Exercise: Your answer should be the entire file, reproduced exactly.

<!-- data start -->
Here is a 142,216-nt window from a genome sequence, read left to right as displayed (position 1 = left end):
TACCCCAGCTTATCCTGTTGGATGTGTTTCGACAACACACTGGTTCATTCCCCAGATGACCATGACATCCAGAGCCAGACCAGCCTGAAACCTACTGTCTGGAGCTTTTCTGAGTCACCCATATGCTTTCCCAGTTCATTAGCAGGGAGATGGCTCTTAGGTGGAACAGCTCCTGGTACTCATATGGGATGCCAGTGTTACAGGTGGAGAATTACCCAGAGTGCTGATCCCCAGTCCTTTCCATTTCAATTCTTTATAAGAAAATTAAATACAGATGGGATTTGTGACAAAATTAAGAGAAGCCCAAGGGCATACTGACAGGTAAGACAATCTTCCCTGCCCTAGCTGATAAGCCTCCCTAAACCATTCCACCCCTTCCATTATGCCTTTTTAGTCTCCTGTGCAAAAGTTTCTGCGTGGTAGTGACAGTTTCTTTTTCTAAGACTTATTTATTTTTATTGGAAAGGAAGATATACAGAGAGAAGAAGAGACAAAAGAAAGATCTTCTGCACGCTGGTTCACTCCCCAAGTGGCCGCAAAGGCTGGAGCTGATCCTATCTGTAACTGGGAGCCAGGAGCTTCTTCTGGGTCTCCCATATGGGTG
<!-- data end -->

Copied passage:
Here is a 142,216-nt window from a genome sequence, read left to right as displayed (position 1 = left end):
TACCCCAGCTTATCCTGTTGGATGTGTTTCGACAACACACTGGTTCATTCCCCAGATGACCATGACATCCAGAGCCAGACCAGCCTGAAACCTACTGTCTGGAGCTTTTCTGAGTCACCCATATGCTTTCCCAGTTCATTAGCAGGGAGATGGCTCTTAGGTGGAACAGCTCCTGGTACTCATATGGGATGCCAGTGTTACAGGTGGAGAATTACCCAGAGTGCTGATCCCCAGTCCTTTCCATTTCAATTCTTTATAAGAAAATTAAATACAGATGGGATTTGTGACAAAATTAAGAGAAGCCCAAGGGCATACTGACAGGTAAGACAATCTTCCCTGCCCTAGCTGATAAGCCTCCCTAAACCATTCCACCCCTTCCATTATGCCTTTTTAGTCTCCTGTGCAAAAGTTTCTGCGTGGTAGTGACAGTTTCTTTTTCTAAGACTTATTTATTTTTATTGGAAAGGAAGATATACAGAGAGAAGAAGAGACAAAAGAAAGATCTTCTGCACGCTGGTTCACTCCCCAAGTGGCCGCAAAGGCTGGAGCTGATCCTATCTGTAACTGGGAGCCAGGAGCTTCTTCTGGGTCTCCCATATGGGTG